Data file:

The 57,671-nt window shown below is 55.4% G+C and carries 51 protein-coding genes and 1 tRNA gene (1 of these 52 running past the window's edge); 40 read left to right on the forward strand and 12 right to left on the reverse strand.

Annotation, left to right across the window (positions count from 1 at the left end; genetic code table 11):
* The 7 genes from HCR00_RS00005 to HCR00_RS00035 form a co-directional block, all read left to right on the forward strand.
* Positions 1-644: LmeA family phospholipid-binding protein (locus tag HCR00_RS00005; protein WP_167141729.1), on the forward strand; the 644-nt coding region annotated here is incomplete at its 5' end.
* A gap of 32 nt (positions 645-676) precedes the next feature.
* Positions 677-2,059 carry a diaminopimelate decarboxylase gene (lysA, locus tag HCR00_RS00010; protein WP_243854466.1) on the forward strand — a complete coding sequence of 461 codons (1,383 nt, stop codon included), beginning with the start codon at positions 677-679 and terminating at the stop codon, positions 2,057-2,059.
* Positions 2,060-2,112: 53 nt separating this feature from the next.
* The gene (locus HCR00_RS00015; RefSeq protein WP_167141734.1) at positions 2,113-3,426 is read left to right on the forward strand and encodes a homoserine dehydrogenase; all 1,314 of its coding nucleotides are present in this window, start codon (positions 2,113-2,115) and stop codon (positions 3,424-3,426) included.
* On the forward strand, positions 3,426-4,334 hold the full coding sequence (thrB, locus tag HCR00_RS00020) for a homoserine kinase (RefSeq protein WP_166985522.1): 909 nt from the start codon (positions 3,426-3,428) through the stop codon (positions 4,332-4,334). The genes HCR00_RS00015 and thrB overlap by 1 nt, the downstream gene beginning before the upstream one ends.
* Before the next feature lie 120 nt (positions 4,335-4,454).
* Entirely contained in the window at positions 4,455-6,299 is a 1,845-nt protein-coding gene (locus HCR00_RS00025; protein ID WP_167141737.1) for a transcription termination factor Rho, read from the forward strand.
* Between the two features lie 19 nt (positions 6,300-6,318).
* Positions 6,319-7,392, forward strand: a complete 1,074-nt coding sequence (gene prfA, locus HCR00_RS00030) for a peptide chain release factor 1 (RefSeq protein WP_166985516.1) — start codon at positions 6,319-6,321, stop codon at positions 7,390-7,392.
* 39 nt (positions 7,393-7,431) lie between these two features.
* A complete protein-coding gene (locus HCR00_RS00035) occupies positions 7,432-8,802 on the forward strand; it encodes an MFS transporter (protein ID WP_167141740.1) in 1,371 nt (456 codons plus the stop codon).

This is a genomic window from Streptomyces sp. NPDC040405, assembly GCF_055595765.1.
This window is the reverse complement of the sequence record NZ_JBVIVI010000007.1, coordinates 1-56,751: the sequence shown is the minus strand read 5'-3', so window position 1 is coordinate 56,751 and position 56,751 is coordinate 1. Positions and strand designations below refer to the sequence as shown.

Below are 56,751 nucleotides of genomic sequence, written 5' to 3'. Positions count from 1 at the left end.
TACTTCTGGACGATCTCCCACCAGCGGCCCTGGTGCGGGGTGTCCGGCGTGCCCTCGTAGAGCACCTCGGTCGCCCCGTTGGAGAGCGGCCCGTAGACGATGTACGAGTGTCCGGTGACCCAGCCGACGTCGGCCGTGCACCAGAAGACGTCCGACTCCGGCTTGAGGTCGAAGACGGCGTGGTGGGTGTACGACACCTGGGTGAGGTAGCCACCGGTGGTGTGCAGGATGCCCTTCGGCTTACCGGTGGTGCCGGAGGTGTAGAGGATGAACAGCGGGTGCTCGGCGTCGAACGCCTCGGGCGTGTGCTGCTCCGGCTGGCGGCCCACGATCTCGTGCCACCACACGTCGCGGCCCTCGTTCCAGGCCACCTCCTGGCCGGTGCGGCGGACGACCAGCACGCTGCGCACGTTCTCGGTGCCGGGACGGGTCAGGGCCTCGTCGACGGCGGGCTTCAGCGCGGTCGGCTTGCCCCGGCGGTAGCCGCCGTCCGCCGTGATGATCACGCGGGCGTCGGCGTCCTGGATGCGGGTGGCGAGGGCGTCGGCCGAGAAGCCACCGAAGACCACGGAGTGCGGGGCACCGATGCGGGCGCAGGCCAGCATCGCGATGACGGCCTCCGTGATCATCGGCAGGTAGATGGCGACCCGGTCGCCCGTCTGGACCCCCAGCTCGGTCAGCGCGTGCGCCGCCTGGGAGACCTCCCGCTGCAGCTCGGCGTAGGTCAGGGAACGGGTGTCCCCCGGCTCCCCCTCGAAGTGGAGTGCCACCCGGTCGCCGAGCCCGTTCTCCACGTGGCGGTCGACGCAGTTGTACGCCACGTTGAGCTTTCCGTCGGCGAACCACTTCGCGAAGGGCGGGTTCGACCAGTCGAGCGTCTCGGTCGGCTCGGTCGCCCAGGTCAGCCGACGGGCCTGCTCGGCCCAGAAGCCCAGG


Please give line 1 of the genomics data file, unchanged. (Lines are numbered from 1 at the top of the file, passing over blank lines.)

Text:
The 57,671-nt window shown below is 55.4% G+C and carries 51 protein-coding genes and 1 tRNA gene (1 of these 52 running past the window's edge); 40 read left to right on the forward strand and 12 right to left on the reverse strand.